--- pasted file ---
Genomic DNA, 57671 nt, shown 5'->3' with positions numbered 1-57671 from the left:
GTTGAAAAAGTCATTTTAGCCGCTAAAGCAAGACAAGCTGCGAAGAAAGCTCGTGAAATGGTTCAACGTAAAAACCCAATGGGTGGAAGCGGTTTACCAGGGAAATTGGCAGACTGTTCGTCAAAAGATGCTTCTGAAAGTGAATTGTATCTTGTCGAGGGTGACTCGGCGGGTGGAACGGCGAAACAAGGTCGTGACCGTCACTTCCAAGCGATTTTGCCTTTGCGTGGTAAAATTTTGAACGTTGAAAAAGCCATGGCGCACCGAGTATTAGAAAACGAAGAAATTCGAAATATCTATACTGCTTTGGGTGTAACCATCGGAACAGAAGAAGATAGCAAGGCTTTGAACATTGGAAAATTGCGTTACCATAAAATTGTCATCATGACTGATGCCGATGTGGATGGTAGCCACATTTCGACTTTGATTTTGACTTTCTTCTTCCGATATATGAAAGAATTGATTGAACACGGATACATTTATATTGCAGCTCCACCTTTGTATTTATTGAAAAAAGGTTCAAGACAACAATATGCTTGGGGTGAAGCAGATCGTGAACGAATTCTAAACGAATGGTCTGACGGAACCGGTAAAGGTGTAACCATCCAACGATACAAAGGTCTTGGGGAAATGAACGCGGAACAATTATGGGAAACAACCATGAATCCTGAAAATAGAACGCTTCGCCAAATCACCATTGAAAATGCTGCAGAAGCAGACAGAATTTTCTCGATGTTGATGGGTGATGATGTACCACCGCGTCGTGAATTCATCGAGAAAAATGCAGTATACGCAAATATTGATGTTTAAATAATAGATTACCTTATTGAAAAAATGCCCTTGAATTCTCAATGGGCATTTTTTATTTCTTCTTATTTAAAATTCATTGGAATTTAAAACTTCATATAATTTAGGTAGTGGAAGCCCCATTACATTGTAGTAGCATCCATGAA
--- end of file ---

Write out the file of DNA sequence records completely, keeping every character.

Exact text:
Genomic DNA, 57671 nt, shown 5'->3' with positions numbered 1-57671 from the left:
GTTGAAAAAGTCATTTTAGCCGCTAAAGCAAGACAAGCTGCGAAGAAAGCTCGTGAAATGGTTCAACGTAAAAACCCAATGGGTGGAAGCGGTTTACCAGGGAAATTGGCAGACTGTTCGTCAAAAGATGCTTCTGAAAGTGAATTGTATCTTGTCGAGGGTGACTCGGCGGGTGGAACGGCGAAACAAGGTCGTGACCGTCACTTCCAAGCGATTTTGCCTTTGCGTGGTAAAATTTTGAACGTTGAAAAAGCCATGGCGCACCGAGTATTAGAAAACGAAGAAATTCGAAATATCTATACTGCTTTGGGTGTAACCATCGGAACAGAAGAAGATAGCAAGGCTTTGAACATTGGAAAATTGCGTTACCATAAAATTGTCATCATGACTGATGCCGATGTGGATGGTAGCCACATTTCGACTTTGATTTTGACTTTCTTCTTCCGATATATGAAAGAATTGATTGAACACGGATACATTTATATTGCAGCTCCACCTTTGTATTTATTGAAAAAAGGTTCAAGACAACAATATGCTTGGGGTGAAGCAGATCGTGAACGAATTCTAAACGAATGGTCTGACGGAACCGGTAAAGGTGTAACCATCCAACGATACAAAGGTCTTGGGGAAATGAACGCGGAACAATTATGGGAAACAACCATGAATCCTGAAAATAGAACGCTTCGCCAAATCACCATTGAAAATGCTGCAGAAGCAGACAGAATTTTCTCGATGTTGATGGGTGATGATGTACCACCGCGTCGTGAATTCATCGAGAAAAATGCAGTATACGCAAATATTGATGTTTAAATAATAGATTACCTTATTGAAAAAATGCCCTTGAATTCTCAATGGGCATTTTTTATTTCTTCTTATTTAAAATTCATTGGAATTTAAAACTTCATATAATTTAGGTAGTGGAAGCCCCATTACATTGTAGTAGCATCCATGAA